2
$\begingroup$

In a course, we defined $\gcd(a,b)$ in a Euclidean domain to be a common divisor of $a,b$ with greatest possible norm/valuation.

Looking at a (commutative) ring $R$ as a category with $r\rightarrow s\iff r\mid s$, we can define $\gcd(a,b)$ to be the product of $a$ and $b$. I like this definition a lot, but I'm not sure how it generalizes coincides with the previous one, since we didn't ask the valuation $\nu$ to satisfy $a\mid b\implies \nu(a)\leq \nu (b)$.

How to resolve this?

Clarification: I'm not asking for help in unwrapping the categorical definition, which simply says $c\mid a,b\iff c\mid \gcd(a,b)$. I am asking why these two definitions are equivalent in a Euclidean domain, if they are. As I recall, a valuation is not part of the data of a Euclidean domain, only its existence.

$\endgroup$
11
  • $\begingroup$ Examine the universal property of products. You'll see that it will imply that everything which divides both $a$ and $b$ also must divide $\gcd(a,b)$. I'm not sure how this will related to the valuation, but my guess is that every valuation should have $\gcd(a,b)$ constructed in this way having the greatest possible norm. $\endgroup$ – Ben Sheller Mar 7 '16 at 17:17
  • $\begingroup$ Instead of using norms or valuations, might one define $c=\gcd(a,b)$ by saying $c$ divides both $a$ and $b$ and also everything that divides both $a$ and $b$ divides $c$. $\qquad$ $\endgroup$ – Michael Hardy Mar 7 '16 at 17:22
  • 1
    $\begingroup$ What are your conditions on a valuation? Usually, $v(a)$ is a positive integer and $v(ac)\leq v(a)v(c)$, so of $a\mid b$ then $v(a)\leq v(b)$. $\endgroup$ – Thomas Andrews Mar 7 '16 at 17:23
  • $\begingroup$ This is just saying that in an ordered set seen as a category, product means infimum, and applying that to the definition of gcd as the infimum for divisibility. $\endgroup$ – Captain Lama Mar 7 '16 at 17:26
  • $\begingroup$ @MichaelHardy This is precisely the second definition. $\endgroup$ – user320727 Mar 7 '16 at 18:23
4
$\begingroup$

The issue here is what conditions one requires on a valuation function. From https://en.wikipedia.org/wiki/Euclidean_domain:

Let $R$ be an integral domain. A Euclidean function [or valuation] on $R$ is a function $f$ from $R \setminus \{0\}$ to the non-negative integers satisfying the following fundamental division-with-remainder property:

  • $(EF_1)$ If $a$ and $b$ are in $R$ and $b$ is nonzero, then there are $q$ and $r$ in $R$ such that $a = bq + r$ and either $r = 0$ or $f(r) < f(b)$.

A Euclidean domain is an integral domain which can be endowed with at least one Euclidean function. It is important to note that a particular Euclidean function $f$ is not part of the structure of a Euclidean domain: in general, a Euclidean domain will admit many different Euclidean functions.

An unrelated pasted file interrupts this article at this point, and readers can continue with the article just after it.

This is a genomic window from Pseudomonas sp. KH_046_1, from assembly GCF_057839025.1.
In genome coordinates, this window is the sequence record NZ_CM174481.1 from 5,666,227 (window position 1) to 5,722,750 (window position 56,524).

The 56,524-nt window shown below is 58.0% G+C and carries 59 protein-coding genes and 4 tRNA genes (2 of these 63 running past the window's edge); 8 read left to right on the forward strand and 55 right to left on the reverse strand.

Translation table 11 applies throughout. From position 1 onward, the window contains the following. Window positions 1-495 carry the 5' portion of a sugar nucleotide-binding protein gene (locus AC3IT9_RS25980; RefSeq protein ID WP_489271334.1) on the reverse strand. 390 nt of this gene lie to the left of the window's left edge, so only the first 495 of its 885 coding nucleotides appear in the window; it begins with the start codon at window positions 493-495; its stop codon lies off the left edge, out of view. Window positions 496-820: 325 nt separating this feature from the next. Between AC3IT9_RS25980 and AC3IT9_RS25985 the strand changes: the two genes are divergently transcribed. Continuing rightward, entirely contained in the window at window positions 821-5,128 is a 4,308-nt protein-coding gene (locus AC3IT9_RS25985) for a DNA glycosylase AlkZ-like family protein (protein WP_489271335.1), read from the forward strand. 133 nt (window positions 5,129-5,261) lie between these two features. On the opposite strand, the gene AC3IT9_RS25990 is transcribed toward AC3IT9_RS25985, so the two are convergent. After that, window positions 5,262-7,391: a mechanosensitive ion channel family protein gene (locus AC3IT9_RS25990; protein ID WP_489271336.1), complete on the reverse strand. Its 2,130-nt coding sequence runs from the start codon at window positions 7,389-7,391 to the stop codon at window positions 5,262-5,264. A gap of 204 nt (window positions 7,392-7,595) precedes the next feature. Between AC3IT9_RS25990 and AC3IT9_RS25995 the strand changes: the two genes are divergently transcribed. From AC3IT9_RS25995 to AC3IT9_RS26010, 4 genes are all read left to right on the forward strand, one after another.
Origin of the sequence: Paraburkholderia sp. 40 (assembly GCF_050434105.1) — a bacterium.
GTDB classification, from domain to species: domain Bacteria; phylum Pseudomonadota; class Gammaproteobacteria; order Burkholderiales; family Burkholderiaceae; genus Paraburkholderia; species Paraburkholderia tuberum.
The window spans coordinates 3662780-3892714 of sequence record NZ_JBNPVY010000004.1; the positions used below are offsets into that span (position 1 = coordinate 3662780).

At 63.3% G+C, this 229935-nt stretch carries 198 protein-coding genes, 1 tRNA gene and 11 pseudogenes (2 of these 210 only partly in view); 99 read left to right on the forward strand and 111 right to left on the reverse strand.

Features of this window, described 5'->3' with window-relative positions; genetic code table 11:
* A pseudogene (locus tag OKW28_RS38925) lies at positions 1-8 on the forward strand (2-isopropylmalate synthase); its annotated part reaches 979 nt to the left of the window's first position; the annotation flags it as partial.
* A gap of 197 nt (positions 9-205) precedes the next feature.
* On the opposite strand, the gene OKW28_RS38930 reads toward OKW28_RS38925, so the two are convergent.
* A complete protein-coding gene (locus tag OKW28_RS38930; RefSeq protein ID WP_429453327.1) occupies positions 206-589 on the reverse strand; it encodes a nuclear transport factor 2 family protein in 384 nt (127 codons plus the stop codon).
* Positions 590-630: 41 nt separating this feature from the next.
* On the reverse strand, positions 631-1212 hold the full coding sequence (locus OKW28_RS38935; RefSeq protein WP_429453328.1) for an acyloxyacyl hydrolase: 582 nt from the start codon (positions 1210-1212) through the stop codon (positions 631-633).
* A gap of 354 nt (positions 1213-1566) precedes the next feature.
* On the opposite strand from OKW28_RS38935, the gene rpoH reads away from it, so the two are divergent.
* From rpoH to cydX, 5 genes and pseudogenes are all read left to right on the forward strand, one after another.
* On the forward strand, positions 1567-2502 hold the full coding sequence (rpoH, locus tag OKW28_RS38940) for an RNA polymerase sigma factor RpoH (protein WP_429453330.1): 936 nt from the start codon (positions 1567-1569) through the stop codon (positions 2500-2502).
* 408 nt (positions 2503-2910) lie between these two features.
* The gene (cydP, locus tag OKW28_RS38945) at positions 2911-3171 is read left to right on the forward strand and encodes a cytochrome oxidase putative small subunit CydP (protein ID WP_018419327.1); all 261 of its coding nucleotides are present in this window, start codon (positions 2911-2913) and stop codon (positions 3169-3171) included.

Most algebra texts require a Euclidean function to have the following additional property:

  • $(EF_2)$ For all nonzero $a$ and $b$ in $R$, $f(a) ≤ f(ab)$.

Let me interrupt the Wikipedia quotation here to point out that property $EF_2$ is essentially what you are asking about. If $EF_2$ holds for some valuation $\nu$, then of course $a \mid b \implies \nu(a) \le \nu(b)$.

So one way to paraphrase your question is: What if we are using a definition of valuation that requires $EF_1$ but not $EF_2$?

Now we return to our quote from Wikipedia:

However, one can show that $EF_2$ is superfluous in the following sense: any domain $R$ which can be endowed with a function $g$ satisfying $EF_1$ can also be endowed with a function $f$ satisfying $EF_1$ and $EF_2$: indeed, for $a \in R \setminus \{0\}$ one can define $f(a)$ as follows:

$$f(a) = \min_{x \in R \setminus \{0\}} g(xa)$$

In words, one may define $f(a)$ to be the minimum value attained by $g$ on the set of all non-zero elements of the principal ideal generated by $a$.

So one way to answer your question is: Let's suppose you are working with a valuation $\nu$ that does not satisfy $EF_2$. By the result above, you can switch to another one that does. With respect to that new valuation, the categorical definition of GCD coincides with the "old" definition.

$\endgroup$
1
  • $\begingroup$ Ok, I had completely missed that point, I didn't understand what you meant by "we didn't ask the valuation to satisfy $a|b \Rightarrow \nu(a)\leqslant \nu(b)$". I guess this answers your question then. $\endgroup$ – Captain Lama Mar 7 '16 at 19:05
0
$\begingroup$

Actually, this question got me thinking, and in another question I gave the following answer : the definition of a $gcd$ as a common divisor with maximal valuation is equivalent to the usual one if and only if the valuation satisfies for all $a,b\in R$:

$a|b\implies \nu(a)\leqslant \nu(b)$ with equality if and only if $a$ and $b$ are associated.

So not only is this definition dependant on the choice of valuation, I am not even completely convinced that you can always choose such a valuation. If someone has an argument...

See here for my complete answer.

$\endgroup$

Your Answer

By clicking “Post Your Answer”, you agree to our terms of service, privacy policy and cookie policy

Not the answer you're looking for? Browse other questions tagged or ask your own question.